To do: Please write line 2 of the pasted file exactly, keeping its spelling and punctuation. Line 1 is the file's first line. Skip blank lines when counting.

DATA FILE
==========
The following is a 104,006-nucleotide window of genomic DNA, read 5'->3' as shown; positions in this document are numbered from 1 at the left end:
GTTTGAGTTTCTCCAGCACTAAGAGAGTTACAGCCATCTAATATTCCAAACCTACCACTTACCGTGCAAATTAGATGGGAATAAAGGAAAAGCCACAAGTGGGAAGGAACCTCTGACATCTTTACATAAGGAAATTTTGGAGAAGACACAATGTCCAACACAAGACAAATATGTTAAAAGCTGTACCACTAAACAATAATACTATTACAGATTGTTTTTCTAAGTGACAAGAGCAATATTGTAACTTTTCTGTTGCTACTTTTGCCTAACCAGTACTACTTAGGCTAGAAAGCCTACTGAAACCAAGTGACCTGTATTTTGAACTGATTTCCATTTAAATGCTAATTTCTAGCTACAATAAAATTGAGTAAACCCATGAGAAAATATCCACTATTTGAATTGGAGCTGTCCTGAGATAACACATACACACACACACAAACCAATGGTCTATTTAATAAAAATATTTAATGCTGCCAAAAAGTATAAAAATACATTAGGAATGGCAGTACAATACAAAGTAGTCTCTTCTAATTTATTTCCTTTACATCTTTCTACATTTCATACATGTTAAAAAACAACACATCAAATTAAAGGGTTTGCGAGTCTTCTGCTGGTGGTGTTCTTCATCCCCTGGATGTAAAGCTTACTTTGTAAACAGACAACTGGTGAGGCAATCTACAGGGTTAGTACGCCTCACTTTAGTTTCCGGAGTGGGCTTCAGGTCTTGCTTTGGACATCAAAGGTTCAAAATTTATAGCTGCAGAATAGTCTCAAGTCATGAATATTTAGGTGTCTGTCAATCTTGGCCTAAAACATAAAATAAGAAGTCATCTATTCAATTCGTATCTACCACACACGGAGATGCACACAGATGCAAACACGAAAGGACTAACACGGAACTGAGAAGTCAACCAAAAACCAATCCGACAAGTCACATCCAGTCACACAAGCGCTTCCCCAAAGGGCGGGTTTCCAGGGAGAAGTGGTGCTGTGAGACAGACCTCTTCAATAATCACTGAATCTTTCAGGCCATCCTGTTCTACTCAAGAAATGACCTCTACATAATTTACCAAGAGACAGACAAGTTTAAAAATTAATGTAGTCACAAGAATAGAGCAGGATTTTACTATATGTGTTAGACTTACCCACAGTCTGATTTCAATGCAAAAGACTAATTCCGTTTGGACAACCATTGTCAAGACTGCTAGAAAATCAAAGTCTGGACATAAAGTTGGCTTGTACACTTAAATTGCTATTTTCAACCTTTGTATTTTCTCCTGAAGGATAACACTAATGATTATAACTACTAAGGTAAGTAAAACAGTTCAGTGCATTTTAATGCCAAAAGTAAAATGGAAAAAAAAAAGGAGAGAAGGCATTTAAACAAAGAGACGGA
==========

GTTTGAGTTTCTCCAGCACTAAGAGAGTTACAGCCATCTAATATTCCAAACCTACCACTTACCGTGCAAATTAGATGGGAATAAAGGAAAAGCCACAAGTGGGAAGGAACCTCTGACATCTTTACATAAGGAAATTTTGGAGAAGACACAATGTCCAACACAAGACAAATATGTTAAAAGCTGTACCACTAAACAATAATACTATTACAGATTGTTTTTCTAAGTGACAAGAGCAATATTGTAACTTTTCTGTTGCTACTTTTGCCTAACCAGTACTACTTAGGCTAGAAAGCCTACTGAAACCAAGTGACCTGTATTTTGAACTGATTTCCATTTAAATGCTAATTTCTAGCTACAATAAAATTGAGTAAACCCATGAGAAAATATCCACTATTTGAATTGGAGCTGTCCTGAGATAACACATACACACACACACAAACCAATGGTCTATTTAATAAAAATATTTAATGCTGCCAAAAAGTATAAAAATACATTAGGAATGGCAGTACAATACAAAGTAGTCTCTTCTAATTTATTTCCTTTACATCTTTCTACATTTCATACATGTTAAAAAACAACACATCAAATTAAAGGGTTTGCGAGTCTTCTGCTGGTGGTGTTCTTCATCCCCTGGATGTAAAGCTTACTTTGTAAACAGACAACTGGTGAGGCAATCTACAGGGTTAGTACGCCTCACTTTAGTTTCCGGAGTGGGCTTCAGGTCTTGCTTTGGACATCAAAGGTTCAAAATTTATAGCTGCAGAATAGTCTCAAGTCATGAATATTTAGGTGTCTGTCAATCTTGGCCTAAAACATAAAATAAGAAGTCATCTATTCAATTCGTATCTACCACACACGGAGATGCACACAGATGCAAACACGAAAGGACTAACACGGAACTGAGAAGTCAACCAAAAACCAATCCGACAAGTCACATCCAGTCACACAAGCGCTTCCCCAAAGGGCGGGTTTCCAGGGAGAAGTGGTGCTGTGAGACAGACCTCTTCAATAATCACTGAATCTTTCAGGCCATCCTGTTCTACTCAAGAAATGACCTCTACATAATTTACCAAGAGACAGACAAGTTTAAAAATTAATGTAGTCACAAGAATAGAGCAGGATTTTACTATATGTGTTAGACTTACCCACAGTCTGATTTCAATGCAAAAGACTAATTCCGTTTGGACAACCATTGTCAAGACTGCTAGAAAATCAAAGTCTGGACATAAAGTTGGCTTGTACACTTAAATTGCTATTTTCAACCTTTGTATTTTCTCCTGAAGGATAACACTAATGATTATAACTACTAAGGTAAGTAAAACAGTTCAGTGCATTTTAATGCCAAAAGTAAAATGGAAAAAAAAAAGGAGAGAAGGCATTTAAACAAAGAGACGGA